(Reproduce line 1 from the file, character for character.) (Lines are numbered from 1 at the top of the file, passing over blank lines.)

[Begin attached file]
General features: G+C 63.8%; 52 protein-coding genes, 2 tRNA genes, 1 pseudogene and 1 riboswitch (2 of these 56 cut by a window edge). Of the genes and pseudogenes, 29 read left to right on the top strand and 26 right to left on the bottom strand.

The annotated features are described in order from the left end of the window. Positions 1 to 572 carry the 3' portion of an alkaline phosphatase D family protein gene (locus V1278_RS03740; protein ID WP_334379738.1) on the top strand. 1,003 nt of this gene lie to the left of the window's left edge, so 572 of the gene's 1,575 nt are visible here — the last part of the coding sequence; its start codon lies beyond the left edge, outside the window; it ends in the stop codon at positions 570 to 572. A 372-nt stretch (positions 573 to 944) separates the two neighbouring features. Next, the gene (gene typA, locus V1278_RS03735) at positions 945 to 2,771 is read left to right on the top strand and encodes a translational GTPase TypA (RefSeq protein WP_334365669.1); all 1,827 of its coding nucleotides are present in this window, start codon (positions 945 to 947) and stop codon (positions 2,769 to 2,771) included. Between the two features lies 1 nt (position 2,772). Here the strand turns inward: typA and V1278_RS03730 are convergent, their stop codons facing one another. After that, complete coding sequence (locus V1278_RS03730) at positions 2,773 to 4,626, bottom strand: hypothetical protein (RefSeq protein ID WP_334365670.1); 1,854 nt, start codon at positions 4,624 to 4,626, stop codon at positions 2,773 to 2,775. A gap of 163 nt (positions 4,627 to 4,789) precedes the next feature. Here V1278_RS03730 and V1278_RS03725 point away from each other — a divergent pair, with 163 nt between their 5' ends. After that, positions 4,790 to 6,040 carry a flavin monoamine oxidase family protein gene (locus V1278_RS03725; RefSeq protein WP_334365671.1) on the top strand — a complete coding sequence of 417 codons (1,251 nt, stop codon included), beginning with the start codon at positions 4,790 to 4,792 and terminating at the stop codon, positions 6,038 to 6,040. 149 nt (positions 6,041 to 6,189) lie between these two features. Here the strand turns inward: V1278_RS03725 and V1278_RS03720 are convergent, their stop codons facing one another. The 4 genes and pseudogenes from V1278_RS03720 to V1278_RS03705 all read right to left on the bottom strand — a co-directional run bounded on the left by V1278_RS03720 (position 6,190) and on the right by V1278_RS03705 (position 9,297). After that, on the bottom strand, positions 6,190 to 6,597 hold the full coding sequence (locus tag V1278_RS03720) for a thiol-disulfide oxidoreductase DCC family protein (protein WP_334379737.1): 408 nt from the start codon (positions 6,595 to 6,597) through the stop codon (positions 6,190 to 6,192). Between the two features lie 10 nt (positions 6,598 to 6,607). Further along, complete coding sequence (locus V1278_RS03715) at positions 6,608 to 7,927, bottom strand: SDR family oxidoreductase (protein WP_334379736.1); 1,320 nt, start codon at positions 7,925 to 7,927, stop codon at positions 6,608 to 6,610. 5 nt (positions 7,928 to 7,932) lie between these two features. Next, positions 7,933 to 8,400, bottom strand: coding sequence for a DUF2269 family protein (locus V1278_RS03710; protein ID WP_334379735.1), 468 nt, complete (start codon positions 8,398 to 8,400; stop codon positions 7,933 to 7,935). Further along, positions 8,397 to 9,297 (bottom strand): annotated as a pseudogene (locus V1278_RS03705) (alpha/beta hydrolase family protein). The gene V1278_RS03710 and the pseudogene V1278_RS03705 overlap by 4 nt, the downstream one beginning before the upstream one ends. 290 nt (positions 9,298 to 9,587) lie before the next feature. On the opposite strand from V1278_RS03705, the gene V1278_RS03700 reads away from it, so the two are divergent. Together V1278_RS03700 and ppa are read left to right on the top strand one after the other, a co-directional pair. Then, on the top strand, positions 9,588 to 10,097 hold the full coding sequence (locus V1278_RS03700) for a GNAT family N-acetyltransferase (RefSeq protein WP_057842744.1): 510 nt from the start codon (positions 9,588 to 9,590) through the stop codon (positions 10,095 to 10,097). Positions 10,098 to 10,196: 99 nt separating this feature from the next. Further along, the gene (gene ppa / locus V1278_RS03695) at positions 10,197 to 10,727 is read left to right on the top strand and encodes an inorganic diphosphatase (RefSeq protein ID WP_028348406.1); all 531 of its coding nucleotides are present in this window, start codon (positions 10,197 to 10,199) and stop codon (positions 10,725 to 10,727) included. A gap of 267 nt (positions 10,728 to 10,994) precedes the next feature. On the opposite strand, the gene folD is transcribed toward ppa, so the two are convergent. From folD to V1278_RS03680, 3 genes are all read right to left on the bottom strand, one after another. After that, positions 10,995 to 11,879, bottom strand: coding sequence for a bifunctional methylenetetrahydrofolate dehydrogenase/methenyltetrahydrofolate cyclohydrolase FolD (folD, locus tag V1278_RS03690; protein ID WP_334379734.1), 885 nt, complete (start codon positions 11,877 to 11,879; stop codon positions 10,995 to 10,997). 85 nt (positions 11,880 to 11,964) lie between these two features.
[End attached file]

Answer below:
General features: G+C 63.8%; 52 protein-coding genes, 2 tRNA genes, 1 pseudogene and 1 riboswitch (2 of these 56 cut by a window edge). Of the genes and pseudogenes, 29 read left to right on the top strand and 26 right to left on the bottom strand.